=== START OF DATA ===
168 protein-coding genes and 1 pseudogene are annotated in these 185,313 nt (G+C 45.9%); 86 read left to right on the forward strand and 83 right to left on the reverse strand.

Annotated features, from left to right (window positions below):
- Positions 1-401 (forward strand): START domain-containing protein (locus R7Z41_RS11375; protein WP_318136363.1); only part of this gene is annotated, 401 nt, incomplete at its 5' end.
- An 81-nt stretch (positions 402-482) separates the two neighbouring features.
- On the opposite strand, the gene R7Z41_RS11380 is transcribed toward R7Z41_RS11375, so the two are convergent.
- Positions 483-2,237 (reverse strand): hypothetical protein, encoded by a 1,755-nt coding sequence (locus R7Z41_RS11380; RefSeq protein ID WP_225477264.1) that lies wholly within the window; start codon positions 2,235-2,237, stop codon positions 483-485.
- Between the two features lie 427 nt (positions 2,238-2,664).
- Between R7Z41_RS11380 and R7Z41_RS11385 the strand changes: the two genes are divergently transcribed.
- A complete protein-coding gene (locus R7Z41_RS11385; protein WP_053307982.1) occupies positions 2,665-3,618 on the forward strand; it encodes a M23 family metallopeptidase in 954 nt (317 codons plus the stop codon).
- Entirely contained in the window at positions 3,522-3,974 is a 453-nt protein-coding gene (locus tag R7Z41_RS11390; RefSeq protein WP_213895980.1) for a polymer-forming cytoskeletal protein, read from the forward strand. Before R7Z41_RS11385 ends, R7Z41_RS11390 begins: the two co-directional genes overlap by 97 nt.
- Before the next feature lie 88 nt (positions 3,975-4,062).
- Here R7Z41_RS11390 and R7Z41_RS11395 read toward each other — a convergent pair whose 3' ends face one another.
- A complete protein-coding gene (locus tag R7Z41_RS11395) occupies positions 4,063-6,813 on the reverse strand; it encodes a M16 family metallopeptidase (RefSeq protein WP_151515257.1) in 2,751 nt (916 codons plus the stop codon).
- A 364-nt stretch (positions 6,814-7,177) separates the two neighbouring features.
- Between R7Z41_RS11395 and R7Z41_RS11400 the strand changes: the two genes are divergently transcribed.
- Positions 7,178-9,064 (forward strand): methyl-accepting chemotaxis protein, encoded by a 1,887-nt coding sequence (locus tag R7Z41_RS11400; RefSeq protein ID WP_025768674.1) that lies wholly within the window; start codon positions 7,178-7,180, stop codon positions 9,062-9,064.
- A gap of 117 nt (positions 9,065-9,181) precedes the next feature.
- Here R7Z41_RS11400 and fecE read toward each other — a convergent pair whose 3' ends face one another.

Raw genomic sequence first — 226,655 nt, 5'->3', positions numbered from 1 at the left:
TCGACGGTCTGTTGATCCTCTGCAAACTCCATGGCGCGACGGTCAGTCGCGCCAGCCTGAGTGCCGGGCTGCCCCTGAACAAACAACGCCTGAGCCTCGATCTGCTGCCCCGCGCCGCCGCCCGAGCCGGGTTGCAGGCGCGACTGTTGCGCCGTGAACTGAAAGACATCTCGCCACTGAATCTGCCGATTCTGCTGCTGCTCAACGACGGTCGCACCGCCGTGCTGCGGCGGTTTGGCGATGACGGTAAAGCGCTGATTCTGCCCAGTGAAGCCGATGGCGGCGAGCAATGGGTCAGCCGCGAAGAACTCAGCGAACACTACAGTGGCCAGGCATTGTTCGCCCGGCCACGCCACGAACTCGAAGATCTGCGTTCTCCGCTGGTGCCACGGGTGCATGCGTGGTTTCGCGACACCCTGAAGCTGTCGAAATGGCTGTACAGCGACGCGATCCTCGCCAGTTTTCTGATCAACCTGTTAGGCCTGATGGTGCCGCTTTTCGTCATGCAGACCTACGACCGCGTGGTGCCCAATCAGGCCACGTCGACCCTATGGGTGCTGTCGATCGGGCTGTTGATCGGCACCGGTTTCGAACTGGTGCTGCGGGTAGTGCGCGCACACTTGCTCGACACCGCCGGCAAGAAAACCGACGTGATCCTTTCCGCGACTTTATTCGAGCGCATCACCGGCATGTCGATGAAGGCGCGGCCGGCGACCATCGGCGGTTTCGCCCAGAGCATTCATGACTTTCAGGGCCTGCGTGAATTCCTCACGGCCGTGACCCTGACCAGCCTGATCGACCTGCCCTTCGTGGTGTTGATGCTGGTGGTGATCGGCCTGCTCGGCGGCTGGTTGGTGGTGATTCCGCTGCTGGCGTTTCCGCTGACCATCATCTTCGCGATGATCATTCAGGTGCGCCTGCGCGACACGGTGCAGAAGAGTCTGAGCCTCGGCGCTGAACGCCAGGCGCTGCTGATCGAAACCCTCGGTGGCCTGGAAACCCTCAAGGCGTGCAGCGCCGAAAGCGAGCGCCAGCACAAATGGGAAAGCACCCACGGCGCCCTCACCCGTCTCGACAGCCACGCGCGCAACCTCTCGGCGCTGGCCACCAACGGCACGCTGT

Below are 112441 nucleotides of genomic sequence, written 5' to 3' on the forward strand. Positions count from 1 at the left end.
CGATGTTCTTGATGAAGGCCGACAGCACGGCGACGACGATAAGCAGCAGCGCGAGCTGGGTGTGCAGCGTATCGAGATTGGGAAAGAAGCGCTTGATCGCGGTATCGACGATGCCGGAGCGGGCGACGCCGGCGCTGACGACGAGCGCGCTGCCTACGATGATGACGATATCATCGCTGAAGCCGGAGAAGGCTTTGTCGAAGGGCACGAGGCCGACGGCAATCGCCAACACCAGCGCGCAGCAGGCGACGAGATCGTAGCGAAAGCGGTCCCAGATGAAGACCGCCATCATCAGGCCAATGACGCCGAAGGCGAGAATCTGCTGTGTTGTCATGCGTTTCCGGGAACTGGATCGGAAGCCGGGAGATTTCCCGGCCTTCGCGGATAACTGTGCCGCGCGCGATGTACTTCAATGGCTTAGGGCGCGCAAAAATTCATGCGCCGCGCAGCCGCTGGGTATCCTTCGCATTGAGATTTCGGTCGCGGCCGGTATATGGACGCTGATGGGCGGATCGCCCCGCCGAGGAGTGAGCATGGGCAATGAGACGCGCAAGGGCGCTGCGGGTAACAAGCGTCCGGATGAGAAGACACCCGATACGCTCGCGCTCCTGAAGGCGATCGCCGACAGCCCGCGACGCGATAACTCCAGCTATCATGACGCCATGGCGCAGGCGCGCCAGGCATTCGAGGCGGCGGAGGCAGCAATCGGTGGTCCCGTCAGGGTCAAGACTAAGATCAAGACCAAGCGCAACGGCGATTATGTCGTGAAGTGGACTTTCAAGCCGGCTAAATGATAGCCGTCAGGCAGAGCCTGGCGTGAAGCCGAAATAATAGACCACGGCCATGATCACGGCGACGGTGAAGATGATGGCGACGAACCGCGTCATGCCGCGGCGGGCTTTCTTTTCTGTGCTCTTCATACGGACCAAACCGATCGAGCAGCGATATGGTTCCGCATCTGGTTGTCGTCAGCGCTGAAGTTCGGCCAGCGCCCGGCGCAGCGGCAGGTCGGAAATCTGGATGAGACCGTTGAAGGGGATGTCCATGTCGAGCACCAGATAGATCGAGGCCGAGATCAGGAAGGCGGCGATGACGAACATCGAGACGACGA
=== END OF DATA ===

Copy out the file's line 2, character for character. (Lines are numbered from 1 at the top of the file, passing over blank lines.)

Annotated features, from left to right (window positions below):